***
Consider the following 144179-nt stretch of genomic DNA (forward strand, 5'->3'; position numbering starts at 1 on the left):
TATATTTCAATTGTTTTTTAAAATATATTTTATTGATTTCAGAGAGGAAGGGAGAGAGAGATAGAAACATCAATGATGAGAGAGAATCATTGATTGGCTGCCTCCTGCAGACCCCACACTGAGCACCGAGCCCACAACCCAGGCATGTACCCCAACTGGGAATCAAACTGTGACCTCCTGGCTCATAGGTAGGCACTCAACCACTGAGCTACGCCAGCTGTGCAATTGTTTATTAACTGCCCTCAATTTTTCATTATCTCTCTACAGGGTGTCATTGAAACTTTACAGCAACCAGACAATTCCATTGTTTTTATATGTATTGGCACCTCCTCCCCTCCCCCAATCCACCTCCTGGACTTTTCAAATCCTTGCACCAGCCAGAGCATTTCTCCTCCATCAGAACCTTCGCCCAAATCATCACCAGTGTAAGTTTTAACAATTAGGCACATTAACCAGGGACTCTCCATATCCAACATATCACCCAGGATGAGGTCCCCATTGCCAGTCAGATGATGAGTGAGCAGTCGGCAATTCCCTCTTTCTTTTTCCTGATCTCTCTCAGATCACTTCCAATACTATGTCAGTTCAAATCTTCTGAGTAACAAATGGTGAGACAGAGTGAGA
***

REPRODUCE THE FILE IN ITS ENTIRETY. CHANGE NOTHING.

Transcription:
Consider the following 144179-nt stretch of genomic DNA (forward strand, 5'->3'; position numbering starts at 1 on the left):
TATATTTCAATTGTTTTTTAAAATATATTTTATTGATTTCAGAGAGGAAGGGAGAGAGAGATAGAAACATCAATGATGAGAGAGAATCATTGATTGGCTGCCTCCTGCAGACCCCACACTGAGCACCGAGCCCACAACCCAGGCATGTACCCCAACTGGGAATCAAACTGTGACCTCCTGGCTCATAGGTAGGCACTCAACCACTGAGCTACGCCAGCTGTGCAATTGTTTATTAACTGCCCTCAATTTTTCATTATCTCTCTACAGGGTGTCATTGAAACTTTACAGCAACCAGACAATTCCATTGTTTTTATATGTATTGGCACCTCCTCCCCTCCCCCAATCCACCTCCTGGACTTTTCAAATCCTTGCACCAGCCAGAGCATTTCTCCTCCATCAGAACCTTCGCCCAAATCATCACCAGTGTAAGTTTTAACAATTAGGCACATTAACCAGGGACTCTCCATATCCAACATATCACCCAGGATGAGGTCCCCATTGCCAGTCAGATGATGAGTGAGCAGTCGGCAATTCCCTCTTTCTTTTTCCTGATCTCTCTCAGATCACTTCCAATACTATGTCAGTTCAAATCTTCTGAGTAACAAATGGTGAGACAGAGTGAGA